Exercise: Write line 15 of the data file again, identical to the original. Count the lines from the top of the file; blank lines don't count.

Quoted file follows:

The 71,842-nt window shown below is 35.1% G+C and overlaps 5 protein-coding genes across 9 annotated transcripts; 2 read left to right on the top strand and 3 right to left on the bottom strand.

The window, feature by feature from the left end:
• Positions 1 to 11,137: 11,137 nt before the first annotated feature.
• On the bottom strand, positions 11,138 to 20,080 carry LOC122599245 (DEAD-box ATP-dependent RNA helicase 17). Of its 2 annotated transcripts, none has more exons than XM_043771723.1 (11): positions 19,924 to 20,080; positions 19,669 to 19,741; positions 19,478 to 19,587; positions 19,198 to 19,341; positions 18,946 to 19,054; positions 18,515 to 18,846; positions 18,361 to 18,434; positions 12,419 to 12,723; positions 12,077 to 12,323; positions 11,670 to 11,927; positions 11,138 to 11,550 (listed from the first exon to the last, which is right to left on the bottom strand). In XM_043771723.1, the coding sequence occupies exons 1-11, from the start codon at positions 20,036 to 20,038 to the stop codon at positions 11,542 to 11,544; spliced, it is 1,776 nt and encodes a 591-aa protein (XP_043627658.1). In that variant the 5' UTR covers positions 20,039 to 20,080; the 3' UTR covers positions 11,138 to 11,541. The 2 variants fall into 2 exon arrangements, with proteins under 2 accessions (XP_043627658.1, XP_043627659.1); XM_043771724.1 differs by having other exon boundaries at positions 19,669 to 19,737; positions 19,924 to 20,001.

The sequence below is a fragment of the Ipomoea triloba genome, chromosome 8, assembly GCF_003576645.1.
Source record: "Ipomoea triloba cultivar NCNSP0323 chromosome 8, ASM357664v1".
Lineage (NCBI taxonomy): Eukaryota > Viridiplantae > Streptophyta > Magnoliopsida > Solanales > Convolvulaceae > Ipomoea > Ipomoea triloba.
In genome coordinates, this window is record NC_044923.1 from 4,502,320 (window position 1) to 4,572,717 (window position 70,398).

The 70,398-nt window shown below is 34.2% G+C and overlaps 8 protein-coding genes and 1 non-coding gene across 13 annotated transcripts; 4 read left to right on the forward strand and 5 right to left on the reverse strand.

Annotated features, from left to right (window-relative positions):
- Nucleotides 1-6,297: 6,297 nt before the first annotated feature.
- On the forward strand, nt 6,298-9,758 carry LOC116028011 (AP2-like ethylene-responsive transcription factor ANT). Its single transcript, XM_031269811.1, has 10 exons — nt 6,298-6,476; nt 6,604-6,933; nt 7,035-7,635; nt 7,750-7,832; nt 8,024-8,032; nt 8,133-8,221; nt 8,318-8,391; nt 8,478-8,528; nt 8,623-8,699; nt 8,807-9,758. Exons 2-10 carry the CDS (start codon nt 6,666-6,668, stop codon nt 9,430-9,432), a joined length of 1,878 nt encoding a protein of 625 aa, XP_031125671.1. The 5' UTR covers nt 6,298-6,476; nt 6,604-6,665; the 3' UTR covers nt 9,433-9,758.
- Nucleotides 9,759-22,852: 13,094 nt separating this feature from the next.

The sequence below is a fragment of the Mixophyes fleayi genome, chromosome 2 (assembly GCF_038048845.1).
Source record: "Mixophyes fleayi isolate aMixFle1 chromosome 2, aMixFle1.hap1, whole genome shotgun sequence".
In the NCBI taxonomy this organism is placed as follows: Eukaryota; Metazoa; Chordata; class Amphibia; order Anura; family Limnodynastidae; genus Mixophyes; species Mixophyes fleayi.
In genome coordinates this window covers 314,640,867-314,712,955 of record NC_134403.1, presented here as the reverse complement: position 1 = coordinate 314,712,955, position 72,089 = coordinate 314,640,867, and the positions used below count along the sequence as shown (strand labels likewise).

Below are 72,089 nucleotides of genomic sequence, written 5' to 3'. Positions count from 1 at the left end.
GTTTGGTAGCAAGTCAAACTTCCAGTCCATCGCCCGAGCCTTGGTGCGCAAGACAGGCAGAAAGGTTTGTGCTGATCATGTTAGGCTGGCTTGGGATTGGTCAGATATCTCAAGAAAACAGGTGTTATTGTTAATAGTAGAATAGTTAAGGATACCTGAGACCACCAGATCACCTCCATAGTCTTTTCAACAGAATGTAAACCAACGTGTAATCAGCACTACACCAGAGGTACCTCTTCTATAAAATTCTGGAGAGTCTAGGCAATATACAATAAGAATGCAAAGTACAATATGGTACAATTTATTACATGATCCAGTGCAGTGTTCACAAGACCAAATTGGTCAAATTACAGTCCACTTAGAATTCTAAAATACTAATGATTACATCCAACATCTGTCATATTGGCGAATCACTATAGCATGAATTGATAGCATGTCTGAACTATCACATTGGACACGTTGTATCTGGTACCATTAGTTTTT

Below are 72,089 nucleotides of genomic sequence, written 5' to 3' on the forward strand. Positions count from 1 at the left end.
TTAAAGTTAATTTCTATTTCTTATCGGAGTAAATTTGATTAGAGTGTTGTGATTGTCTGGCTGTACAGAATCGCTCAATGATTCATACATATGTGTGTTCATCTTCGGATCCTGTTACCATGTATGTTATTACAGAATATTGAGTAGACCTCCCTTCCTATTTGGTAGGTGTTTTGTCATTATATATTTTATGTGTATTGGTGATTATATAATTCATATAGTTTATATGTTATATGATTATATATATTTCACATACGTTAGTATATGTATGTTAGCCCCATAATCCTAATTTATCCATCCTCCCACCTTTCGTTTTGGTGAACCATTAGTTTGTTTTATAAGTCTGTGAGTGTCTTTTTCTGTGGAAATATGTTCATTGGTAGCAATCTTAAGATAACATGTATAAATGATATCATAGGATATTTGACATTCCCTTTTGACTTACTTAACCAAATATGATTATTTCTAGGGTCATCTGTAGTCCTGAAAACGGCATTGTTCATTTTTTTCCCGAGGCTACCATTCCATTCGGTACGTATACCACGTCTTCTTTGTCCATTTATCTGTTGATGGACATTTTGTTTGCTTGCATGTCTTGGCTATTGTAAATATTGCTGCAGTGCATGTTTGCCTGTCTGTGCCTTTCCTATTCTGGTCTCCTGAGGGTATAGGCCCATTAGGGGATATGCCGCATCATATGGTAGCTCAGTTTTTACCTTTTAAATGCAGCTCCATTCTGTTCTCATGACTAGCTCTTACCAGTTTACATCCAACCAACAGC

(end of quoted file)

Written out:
Source record: "Mixophyes fleayi isolate aMixFle1 chromosome 2, aMixFle1.hap1, whole genome shotgun sequence".